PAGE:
Justice Alito went further and asked the Solicitor General why the phrase “unborn child” figured in EMTALA, and whether it implied that a fetus had its own right to life. “Have you ever seen an abortion statute that uses the phrase ‘unborn child’?" he asked sarcastically. Prelogar replied that this provision wasn’t included in EMTALA to ban abortions, but rather to require hospitals to offer stabilizing care to preserve the fetus when the medical emergency also affected it, with the pregnant person free to accept or decline that care. Justice Alito persisted, wondering aloud why an “unborn child” couldn’t be considered an individual needing stabilization under EMTALA, so that an emergency abortion could never be performed. “Fetal personhood,” a goal of the anti-abortion movement, was obviously on Justice Alito’s mind. Hearing him parse out his vision of women as reproductive vessels, as lesser human beings, was truly disturbing. The Handmaid Tale’s vibe was strong.

Emergency room doctors in support of abortion in front of the U.S. Supreme Court on April 24, 2024  
Credit: Mariam Zuhaib/AP

Meanwhile, the Idaho Capital Sun reported this month that, since Dobbs, “Idaho has lost 55% of its high-risk obstetricians, according to the Idaho Physician Well-Being Action Collaborative. That has left Idaho with less than five [maternal-fetal medicine] specialists full-time.” As a result, “Three Idaho hospital labor and delivery departments recently closed. Idaho is seeing the expansion of ‘obstetric deserts,’ where ‘pregnant mothers may need to travel long distances either for prenatal care or for the delivery of their baby,’ said Idaho Hospital Association CEO Brian Whitlock.” And obstetricians are fleeing other abortion ban states, such as Texas, Oklahoma and Tennessee.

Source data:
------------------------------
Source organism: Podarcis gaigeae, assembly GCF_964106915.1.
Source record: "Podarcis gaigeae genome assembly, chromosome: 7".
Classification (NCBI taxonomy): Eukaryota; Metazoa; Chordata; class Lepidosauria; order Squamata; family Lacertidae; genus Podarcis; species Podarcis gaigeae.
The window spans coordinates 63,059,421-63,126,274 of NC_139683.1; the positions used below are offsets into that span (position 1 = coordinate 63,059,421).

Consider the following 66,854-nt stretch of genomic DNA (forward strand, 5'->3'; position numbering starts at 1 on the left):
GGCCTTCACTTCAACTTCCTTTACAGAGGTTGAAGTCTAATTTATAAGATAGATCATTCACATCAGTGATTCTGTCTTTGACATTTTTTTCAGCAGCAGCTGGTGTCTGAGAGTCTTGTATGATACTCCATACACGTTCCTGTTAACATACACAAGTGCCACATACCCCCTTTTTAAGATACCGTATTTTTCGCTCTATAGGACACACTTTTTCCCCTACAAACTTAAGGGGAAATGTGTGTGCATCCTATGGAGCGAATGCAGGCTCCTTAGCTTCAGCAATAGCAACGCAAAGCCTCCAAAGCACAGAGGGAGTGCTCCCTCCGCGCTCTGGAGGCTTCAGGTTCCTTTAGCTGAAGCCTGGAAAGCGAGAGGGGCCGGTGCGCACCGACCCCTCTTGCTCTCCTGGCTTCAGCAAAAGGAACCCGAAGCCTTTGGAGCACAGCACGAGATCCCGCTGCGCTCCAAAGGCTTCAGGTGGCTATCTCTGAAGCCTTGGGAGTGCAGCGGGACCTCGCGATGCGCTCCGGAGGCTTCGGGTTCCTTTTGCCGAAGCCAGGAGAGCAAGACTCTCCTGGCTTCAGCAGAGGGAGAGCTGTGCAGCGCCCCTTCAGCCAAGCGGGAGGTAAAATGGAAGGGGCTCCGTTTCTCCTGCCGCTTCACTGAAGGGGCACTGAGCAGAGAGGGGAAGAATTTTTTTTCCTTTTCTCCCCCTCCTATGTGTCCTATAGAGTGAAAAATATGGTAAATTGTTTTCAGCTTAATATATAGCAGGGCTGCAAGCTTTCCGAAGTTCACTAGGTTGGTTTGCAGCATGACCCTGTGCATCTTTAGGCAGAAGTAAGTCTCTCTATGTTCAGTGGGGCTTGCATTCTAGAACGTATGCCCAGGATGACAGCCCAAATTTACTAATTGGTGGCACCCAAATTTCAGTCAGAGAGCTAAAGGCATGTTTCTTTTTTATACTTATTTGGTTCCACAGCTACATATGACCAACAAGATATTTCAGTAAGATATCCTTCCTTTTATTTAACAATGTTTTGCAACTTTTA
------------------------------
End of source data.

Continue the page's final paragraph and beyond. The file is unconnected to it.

The rage felt by women and young people is propelling resistance at the personal and political levels. At the personal level, young people are taking firm measures to control their fertility. You might remember that, in 2016, after Donald Trump was elected president, young women flocked to clinics to have IUDs inserted. They were afraid that Republicans would overturn the Affordable Care Act (“Obamacare”), which mandates that all methods of contraception are available free of charge. IUDs are much more expensive up front than other contraceptive methods but, once in place, they are effective for many years, so young women were opting to avoid pregnancy over a longer-term period, free of charge. (Fortunately, Obamacare has not been repealed, despite multiple attempts by Congressional Republicans).

A recent study published in JAMA Health Forum found a significant uptick in permanent contraception (a.k.a. sterilization) in young adults (aged 18 to 30) in the U.S., beginning in mid-2022, when Dobbs was decided. The table below shows an abrupt increase in tubal ligations, potentially reflecting “fears of restricted access to abortion and/or contraception” and “a sense of urgency among individuals who were interested in permanent contraception” before Dobbs but had not yet acted. The table makes clear that the burden of contraception still falls heavily on women, with men not embracing vasectomy as they should, but the increase in vasectomies from previously very low levels is nevertheless notable. Some young men are now realizing that abortion bans affect them too.